A volunteer coordinator is a type of event management position that handles the recruiting and management of volunteer workers. Volunteer coordinators might work for a venue like a concert hall or for an organization such as a charity that runs a lot of public fundraising events. He or she might even work for a prominent golf course that hosts several large events a year, including championship tournaments.
These professionals make sure that the volunteers know what their jobs are and have the proper uniforms and tools to perform them. Volunteer coordinators also handle the scheduling for volunteers.
Educational requirements for volunteer coordinators vary by employer. However, a degree in event management can be beneficial and offer you an advantage over applicants without four-year degrees. Strong organizational and communications skills are a must for this position. According to the BLS, the number of volunteer coordinator positions in the US is growing faster than average. Payscale.com reports that the average annual salary for a volunteer coordinator is $39,730.
7. Special Events Manager
A special events manager works for an attraction or company and coordinates and markets special events. For example, you might work for a zoo or museum and handle the site's special events calendar. A special events manager might also work for a retailer or a company. For example, you might work for a bookstore and handle things like book signings, author talks, and special VIP sales.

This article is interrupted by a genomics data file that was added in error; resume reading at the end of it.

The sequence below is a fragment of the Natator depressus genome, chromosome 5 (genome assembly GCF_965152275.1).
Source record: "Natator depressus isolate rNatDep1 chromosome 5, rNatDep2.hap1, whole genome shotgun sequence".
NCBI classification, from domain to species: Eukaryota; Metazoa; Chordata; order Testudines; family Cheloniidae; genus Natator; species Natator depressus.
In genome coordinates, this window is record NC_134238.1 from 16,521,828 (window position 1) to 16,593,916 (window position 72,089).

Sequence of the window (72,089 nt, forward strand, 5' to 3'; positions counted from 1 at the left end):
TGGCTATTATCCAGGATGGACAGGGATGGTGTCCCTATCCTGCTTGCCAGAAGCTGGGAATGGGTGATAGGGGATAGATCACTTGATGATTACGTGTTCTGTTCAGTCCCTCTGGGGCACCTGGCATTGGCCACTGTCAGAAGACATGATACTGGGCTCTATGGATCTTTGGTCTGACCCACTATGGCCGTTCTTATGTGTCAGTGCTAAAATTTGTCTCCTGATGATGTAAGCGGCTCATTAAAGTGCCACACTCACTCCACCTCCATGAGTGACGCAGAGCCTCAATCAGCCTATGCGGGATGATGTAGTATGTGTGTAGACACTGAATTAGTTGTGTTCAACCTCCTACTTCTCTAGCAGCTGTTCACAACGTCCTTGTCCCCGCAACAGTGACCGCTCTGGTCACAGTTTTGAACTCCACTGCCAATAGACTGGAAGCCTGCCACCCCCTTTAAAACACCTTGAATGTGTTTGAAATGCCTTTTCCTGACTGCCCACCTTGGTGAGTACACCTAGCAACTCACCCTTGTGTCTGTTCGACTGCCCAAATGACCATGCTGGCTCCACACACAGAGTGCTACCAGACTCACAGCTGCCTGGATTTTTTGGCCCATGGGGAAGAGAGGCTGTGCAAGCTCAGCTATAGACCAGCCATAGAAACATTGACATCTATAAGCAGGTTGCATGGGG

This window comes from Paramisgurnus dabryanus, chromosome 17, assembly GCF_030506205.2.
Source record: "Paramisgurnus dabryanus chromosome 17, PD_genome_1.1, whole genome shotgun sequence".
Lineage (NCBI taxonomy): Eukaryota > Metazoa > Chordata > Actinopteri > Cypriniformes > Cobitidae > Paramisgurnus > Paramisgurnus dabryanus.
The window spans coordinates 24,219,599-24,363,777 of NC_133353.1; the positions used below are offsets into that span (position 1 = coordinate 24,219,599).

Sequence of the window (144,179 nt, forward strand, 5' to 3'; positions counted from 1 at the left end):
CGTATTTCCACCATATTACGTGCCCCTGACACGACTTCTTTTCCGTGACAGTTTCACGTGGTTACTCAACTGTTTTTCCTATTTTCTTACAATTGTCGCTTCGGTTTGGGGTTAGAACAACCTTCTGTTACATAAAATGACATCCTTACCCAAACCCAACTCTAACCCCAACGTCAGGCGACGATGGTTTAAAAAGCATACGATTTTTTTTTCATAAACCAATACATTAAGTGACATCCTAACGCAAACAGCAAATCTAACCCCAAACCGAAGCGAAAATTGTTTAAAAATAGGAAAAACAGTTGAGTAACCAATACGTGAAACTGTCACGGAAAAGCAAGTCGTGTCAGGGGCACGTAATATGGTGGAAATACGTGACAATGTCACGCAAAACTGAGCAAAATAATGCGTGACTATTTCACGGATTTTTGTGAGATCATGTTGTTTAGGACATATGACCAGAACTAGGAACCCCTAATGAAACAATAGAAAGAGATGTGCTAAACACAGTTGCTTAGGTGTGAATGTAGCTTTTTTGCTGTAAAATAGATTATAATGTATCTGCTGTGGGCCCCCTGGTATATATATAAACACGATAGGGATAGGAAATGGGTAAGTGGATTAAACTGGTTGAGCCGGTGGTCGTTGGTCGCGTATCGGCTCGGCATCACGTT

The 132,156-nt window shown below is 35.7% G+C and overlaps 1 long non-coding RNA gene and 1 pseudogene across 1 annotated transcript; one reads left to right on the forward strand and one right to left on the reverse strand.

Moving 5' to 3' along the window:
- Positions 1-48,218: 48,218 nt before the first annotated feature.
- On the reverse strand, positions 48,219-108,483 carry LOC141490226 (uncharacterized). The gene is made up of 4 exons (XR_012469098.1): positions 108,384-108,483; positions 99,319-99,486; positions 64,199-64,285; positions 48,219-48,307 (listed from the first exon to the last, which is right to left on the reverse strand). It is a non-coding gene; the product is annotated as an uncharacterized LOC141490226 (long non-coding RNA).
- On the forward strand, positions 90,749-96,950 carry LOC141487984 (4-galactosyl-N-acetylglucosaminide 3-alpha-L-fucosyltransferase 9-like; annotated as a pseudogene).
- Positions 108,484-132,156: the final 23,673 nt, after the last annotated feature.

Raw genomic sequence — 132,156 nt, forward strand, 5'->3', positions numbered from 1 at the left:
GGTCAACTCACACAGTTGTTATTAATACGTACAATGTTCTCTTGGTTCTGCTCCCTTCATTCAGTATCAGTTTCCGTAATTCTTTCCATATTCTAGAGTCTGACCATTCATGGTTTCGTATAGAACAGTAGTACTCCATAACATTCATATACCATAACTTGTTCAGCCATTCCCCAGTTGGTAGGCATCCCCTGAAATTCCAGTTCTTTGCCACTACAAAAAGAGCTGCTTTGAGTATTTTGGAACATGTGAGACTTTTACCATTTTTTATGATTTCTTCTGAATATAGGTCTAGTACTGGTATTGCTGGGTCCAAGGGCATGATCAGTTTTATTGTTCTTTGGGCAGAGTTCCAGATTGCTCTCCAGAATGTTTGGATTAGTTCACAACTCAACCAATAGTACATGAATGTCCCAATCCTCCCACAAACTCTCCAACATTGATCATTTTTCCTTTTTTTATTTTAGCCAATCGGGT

A bachelor's degree, ideally in event management, is required for a career as a special events manager. Experience in event planning and in management is also helpful. As with the other event management careers we've profiled, good time management and communication skills are a must.
According to Payscale.com, the average annual salary for a special events manager is $53,524. Again, as with the other positions, this number can vary dramatically depending on a number of factors, including location and who will employ your services.
8. Sponsorship Manager
A sponsorship manager is tasked with getting companies to help foot the bill for sporting events, fundraisers, and other big events. Job responsibilities of a sponsorship manager include soliciting sponsors, negotiating sponsorship packages, and acting as a liaison between the sponsors and the company or organization hosting the event.
A sponsorship manager needs to have good sales and marketing skills as well as good organizational and communications skills. A bachelor's degree, ideally in event management, is required.
According to GlassDoor, the average annual salary for a sponsorship manager in the United States is $75,319. The exact number will depend on your experience and the organization or company you work for.
If you’re interested in a career in the events industry, start it right by earning your bachelor’s degree in sports, entertainment, event - management or your MBA in Event Leadership from JWU Online. For more information, complete the Request Info form, call 855-JWU-1881, or email [email protected].